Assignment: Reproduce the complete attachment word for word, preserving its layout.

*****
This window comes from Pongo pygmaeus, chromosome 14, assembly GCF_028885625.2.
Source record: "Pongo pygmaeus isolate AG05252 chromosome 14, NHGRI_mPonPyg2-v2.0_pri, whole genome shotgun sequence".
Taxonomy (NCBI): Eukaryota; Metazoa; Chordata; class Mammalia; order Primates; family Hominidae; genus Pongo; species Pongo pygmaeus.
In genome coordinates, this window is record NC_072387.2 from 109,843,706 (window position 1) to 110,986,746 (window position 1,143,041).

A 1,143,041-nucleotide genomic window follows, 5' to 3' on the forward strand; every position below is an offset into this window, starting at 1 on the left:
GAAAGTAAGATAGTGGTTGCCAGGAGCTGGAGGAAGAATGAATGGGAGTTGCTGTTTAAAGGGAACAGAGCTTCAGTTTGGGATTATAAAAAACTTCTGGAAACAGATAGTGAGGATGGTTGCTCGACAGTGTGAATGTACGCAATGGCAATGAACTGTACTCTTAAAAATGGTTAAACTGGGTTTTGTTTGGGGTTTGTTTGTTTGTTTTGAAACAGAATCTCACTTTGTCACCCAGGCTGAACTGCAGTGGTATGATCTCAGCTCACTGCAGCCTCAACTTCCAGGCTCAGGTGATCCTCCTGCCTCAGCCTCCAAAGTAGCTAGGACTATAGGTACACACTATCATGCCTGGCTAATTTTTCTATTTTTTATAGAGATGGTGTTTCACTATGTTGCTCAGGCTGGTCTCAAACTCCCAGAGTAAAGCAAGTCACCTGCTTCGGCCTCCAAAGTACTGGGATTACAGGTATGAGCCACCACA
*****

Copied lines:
This window comes from Pongo pygmaeus, chromosome 14, assembly GCF_028885625.2.
Source record: "Pongo pygmaeus isolate AG05252 chromosome 14, NHGRI_mPonPyg2-v2.0_pri, whole genome shotgun sequence".
Taxonomy (NCBI): Eukaryota; Metazoa; Chordata; class Mammalia; order Primates; family Hominidae; genus Pongo; species Pongo pygmaeus.
In genome coordinates, this window is record NC_072387.2 from 109,843,706 (window position 1) to 110,986,746 (window position 1,143,041).

A 1,143,041-nucleotide genomic window follows, 5' to 3' on the forward strand; every position below is an offset into this window, starting at 1 on the left:
GAAAGTAAGATAGTGGTTGCCAGGAGCTGGAGGAAGAATGAATGGGAGTTGCTGTTTAAAGGGAACAGAGCTTCAGTTTGGGATTATAAAAAACTTCTGGAAACAGATAGTGAGGATGGTTGCTCGACAGTGTGAATGTACGCAATGGCAATGAACTGTACTCTTAAAAATGGTTAAACTGGGTTTTGTTTGGGGTTTGTTTGTTTGTTTTGAAACAGAATCTCACTTTGTCACCCAGGCTGAACTGCAGTGGTATGATCTCAGCTCACTGCAGCCTCAACTTCCAGGCTCAGGTGATCCTCCTGCCTCAGCCTCCAAAGTAGCTAGGACTATAGGTACACACTATCATGCCTGGCTAATTTTTCTATTTTTTATAGAGATGGTGTTTCACTATGTTGCTCAGGCTGGTCTCAAACTCCCAGAGTAAAGCAAGTCACCTGCTTCGGCCTCCAAAGTACTGGGATTACAGGTATGAGCCACCACA